24 July 2002 Information surveillance
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Proceedings Volume 4745, Technologies, Systems, and Architectures for Trans-National Defense; (2002); doi: 10.1117/12.475855
Event: AeroSense 2002, 2002, Orlando, FL, United States
Abstract
Biological weapons are within reach of individuals, small groups, terrorist organizations, as well as nations. With pervasive integration of civilian and military populations worldwide, the ill winds of biological warfare stand to affect military troops and civilians alike. A variety of technologies are emerging - such as pathogen detection devices, streaming internet characterization tools, information exploitation techniques, automated feature extraction, and ubiquitous wireless communication - that can help. These technologies, if taken together within an integrated analytical framework, could make possible the monitoring of diverse parameters that may indicate a change in the state of health of a given population - either the emergence of a naturally occurring disease or the outbreak of a disease as a result of hostile intent. This presentation will discuss the application of new information surveillance tools and technologies as they apply to health and disease monitoring, particularly within the context of potential terrorist or hostile nation use of biological warfare. Although discussed within the specific context of health surveillance, the tools and processes described here are generally applicable within other domains of subject matter expertise.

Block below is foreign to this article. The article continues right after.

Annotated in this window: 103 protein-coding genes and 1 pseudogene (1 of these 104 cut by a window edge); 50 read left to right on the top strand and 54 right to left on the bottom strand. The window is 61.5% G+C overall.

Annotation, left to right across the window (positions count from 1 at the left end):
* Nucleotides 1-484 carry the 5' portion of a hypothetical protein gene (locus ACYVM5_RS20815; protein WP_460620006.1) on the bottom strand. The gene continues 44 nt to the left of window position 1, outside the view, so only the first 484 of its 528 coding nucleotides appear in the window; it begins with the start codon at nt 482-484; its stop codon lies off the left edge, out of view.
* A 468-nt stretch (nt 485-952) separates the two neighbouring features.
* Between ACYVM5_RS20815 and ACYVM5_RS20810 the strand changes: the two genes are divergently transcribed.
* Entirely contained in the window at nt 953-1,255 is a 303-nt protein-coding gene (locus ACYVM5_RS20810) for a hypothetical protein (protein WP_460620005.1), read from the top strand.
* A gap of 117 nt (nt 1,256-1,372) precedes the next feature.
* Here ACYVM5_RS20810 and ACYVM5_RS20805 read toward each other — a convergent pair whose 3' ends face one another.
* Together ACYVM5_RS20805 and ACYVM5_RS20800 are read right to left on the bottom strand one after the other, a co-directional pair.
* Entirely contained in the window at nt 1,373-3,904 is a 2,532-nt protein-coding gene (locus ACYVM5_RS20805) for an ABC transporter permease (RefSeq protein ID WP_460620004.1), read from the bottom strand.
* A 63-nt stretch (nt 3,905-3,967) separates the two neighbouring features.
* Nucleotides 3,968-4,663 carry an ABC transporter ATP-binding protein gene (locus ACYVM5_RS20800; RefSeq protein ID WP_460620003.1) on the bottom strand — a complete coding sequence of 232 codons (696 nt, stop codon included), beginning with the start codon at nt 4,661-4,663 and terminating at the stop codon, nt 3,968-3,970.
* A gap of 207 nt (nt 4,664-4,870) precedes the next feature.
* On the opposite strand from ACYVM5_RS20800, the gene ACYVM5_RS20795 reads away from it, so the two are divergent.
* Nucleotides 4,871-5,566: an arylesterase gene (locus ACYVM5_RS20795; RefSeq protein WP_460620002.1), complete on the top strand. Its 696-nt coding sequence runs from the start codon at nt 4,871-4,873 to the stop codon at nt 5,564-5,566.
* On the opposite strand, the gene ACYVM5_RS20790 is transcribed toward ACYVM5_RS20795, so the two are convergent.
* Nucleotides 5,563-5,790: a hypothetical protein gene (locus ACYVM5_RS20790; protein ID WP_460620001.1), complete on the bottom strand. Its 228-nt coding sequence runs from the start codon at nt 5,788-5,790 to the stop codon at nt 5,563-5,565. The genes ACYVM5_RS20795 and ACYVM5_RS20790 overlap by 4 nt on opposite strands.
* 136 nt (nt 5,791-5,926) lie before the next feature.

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Barbara Seiders, Dennis McQuerry, Thomas A. Ferryman, Paul D. Whitney, Anthony Rybka, "Information surveillance", Proc. SPIE 4745, Technologies, Systems, and Architectures for Trans-National Defense, (24 July 2002); doi: 10.1117/12.475855; https://doi.org/10.1117/12.475855
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KEYWORDS
Surveillance

Medicine

Diagnostics

Biological research

Data modeling

Information security

Internet

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